Not content with making us catch’em all, Nintendo is now planning to make us sketch’em all as they combine their Pokémon and Art Academy franchises into, wait for it, Pokémon Art Academy, for the 3DS.
The game sees you enrol in the Art Academy under the tutelage of Professor Andy. With most Pokémon games you also have a rival, but this is a much friendlier affair, and instead you have a colleague who will rise through the ranks of the Academy with you, even though their skills are rather questionable.
The game (well, educational tool) is split into three sections. ‘Lessons’ has over 40 different drawings to master, and is the main mode. Starting off as a novice you’ll be introduced to basic techniques such as outlining, and colouring in, but you’ll swiftly progress to tougher challenges that will require a lot more effort, and a steady hand. Fear not though, as there’s no way to fail a lesson. Pokémon Art Academy is about enjoying yourself, so unlocking new content isn’t reliant on you producing pixel perfect renditions of your favourite Pokémon.
‘Free Paint’ does pretty much what you’d expect, and allows you to choose from a number of Pokémon to draw without any interruptions. If you find yourself struggling you can switch the view on the top screen to show the drawing broken down into a number of construction shapes. This is a handy feature for the tougher challenges. ‘Quick Sketch’ on the other hands allows you to pick a Pokémon to draw, as with Free Paint, but only gives you a single pencil or marker to use. This mode seems aimed towards getting you used to drawing with construction shapes.
It’s a lot more in-depth than one might expect, with multiple styles on offer such as pen, pencil, pastel, and even spray paint, as well as overlays, colour opaqueness, and smudging. With all this information on offer, the worry was that the menu system would be overcomplicated and cluttered, but luckily that’s not the case.
Tapping on an icon on the bottom right of the screen brings up an expandable colour palette on the top and different art styles on the bottom. Below that are a number of icons representing line thickness, or how opaque the colour needs to be. None of these icons are labelled, but they are self-explanatory and introduced into the game gradually so that they become familiar.
As you’d expect, all the drawing is done with the 3DS stylus. I found it to be responsive for the most part, with only the occasional frustration where it didn’t seem to recognise where I was colouring (that’s the excuse I’m sticking to!). Thankfully all parts of a drawing can be zoomed in on so smaller, trickier sections don’t prove exasperating. Those who are proud of their work can upload it to Miiverse, or save it to an SD card and print it out. I can’t wait to see what the Miiverse comes up with!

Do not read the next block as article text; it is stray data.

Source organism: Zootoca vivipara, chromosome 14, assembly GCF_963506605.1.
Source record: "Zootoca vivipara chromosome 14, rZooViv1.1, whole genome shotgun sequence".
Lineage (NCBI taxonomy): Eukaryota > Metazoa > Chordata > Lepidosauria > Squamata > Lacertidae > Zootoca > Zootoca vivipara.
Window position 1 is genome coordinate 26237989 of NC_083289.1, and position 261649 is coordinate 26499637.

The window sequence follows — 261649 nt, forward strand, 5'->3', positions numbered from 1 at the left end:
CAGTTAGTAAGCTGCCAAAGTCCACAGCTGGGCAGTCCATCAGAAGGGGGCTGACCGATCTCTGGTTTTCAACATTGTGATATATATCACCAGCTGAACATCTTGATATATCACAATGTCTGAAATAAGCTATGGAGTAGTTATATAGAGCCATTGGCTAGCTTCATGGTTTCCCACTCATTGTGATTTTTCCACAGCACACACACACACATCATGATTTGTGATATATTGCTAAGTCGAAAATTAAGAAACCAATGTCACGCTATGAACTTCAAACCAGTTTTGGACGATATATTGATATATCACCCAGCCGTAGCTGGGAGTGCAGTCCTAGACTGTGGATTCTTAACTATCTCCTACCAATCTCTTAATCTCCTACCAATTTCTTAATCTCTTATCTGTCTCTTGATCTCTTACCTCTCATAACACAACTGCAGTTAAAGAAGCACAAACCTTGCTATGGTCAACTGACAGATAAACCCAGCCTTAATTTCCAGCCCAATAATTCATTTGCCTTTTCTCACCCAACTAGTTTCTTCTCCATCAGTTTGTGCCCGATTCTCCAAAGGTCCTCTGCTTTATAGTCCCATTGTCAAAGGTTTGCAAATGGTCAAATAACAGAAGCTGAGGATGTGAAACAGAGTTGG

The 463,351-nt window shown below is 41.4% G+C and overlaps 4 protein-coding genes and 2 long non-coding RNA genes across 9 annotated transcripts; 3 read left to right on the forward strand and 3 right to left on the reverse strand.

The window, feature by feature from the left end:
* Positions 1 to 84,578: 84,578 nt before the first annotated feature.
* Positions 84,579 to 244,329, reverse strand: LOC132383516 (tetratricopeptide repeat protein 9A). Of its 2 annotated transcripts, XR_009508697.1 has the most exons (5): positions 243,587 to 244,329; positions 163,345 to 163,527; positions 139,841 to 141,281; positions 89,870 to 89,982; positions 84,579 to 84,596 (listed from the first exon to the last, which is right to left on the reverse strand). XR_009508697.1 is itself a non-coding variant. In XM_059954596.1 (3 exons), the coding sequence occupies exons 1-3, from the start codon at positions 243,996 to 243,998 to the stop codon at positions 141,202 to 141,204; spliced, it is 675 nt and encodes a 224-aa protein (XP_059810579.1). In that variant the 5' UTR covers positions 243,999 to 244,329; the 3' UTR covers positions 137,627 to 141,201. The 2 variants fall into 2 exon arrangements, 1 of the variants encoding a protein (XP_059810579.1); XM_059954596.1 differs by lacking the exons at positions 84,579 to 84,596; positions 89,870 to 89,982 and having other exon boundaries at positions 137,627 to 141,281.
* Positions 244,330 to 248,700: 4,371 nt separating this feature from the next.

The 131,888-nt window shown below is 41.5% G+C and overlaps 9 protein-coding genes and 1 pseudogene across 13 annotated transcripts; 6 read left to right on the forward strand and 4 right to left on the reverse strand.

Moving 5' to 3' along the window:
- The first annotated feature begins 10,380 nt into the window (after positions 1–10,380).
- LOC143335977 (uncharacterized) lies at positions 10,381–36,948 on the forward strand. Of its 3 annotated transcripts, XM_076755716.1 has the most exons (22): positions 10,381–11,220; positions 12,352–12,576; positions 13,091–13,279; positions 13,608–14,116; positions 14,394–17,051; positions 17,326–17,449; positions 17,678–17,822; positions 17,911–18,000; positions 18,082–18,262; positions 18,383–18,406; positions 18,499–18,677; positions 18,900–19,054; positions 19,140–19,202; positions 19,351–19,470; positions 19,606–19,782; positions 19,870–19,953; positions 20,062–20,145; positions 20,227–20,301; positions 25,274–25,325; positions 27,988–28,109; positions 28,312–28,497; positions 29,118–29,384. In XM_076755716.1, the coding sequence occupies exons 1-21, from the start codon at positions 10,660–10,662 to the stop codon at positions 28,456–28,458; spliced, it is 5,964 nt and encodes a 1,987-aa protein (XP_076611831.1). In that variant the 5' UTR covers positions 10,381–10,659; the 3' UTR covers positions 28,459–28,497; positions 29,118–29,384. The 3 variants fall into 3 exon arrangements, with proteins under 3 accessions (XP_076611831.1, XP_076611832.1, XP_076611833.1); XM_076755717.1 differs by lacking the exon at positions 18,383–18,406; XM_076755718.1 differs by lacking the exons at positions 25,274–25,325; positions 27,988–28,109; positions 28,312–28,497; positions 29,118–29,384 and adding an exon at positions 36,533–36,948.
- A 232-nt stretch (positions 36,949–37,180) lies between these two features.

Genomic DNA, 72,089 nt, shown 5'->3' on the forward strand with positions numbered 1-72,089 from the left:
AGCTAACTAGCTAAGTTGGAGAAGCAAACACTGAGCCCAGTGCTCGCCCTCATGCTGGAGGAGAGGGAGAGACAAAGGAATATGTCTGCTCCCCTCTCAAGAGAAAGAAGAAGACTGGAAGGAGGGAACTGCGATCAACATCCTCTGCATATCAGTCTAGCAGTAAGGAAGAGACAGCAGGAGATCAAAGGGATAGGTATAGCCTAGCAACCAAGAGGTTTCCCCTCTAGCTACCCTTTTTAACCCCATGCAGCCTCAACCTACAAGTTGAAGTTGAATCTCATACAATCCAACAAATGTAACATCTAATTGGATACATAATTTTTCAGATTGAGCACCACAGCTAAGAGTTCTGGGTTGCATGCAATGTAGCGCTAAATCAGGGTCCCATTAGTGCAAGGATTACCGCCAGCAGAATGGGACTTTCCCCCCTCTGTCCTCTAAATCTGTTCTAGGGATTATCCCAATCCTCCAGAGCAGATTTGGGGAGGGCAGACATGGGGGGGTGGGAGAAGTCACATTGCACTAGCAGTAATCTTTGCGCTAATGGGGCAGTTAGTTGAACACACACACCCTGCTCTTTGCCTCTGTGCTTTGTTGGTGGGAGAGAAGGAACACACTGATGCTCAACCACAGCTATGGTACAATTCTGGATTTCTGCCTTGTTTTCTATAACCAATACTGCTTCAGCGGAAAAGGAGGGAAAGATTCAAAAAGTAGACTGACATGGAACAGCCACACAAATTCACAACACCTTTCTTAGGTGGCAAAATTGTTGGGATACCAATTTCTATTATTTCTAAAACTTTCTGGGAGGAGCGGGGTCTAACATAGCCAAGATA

I did have a couple of issues with the game though. My biggest gripe is that, for me, the stylus is just too small to be used comfortably. Granted I’m a big chap with freakish man-hands, and the game probably isn’t designed with my age group in mind, but I’m sure there will be parents out there who will want to play this with their kids and run into similar issues. On occasions I felt like the Hulk trying to hold a regular sized pencil.
The 3DS itself can also be fiddly. When drawing you’ll occasionally want to move or rotate the 3DS to get a better angle, or complete a large circle, but this can lead to hitting buttons accidentally, causing work to be undone or menus to pop up unexpectedly. It’s not the end of the world at all, just a bit annoying.
A more divisive issue I want to raise though is the price. This game is currently up for pre-order for £39.99. Yes, you’ll probably find it online for around £30-35 but even that is way over the odds, in my opinion. From the presentation to the content on offer, this game screams eShop release with a £10-15 asking price. Obviously I can only go on my reaction, and yours might be different, but £30-40 to draw some Pokémon seems very steep.
Pokémon Art Academy is an enjoyable experience and does exactly what is says on the tin, combining interesting drawings with an easy to use tool set. I expect to see a number of phenomenal drawings hit the net shortly after the game is released – but I can’t help but feel that the price is too high for what it is. However, if you love Pokémon, fancy yourself as a budding artist, and find the game at a decent price then I recommend giving it a whirl.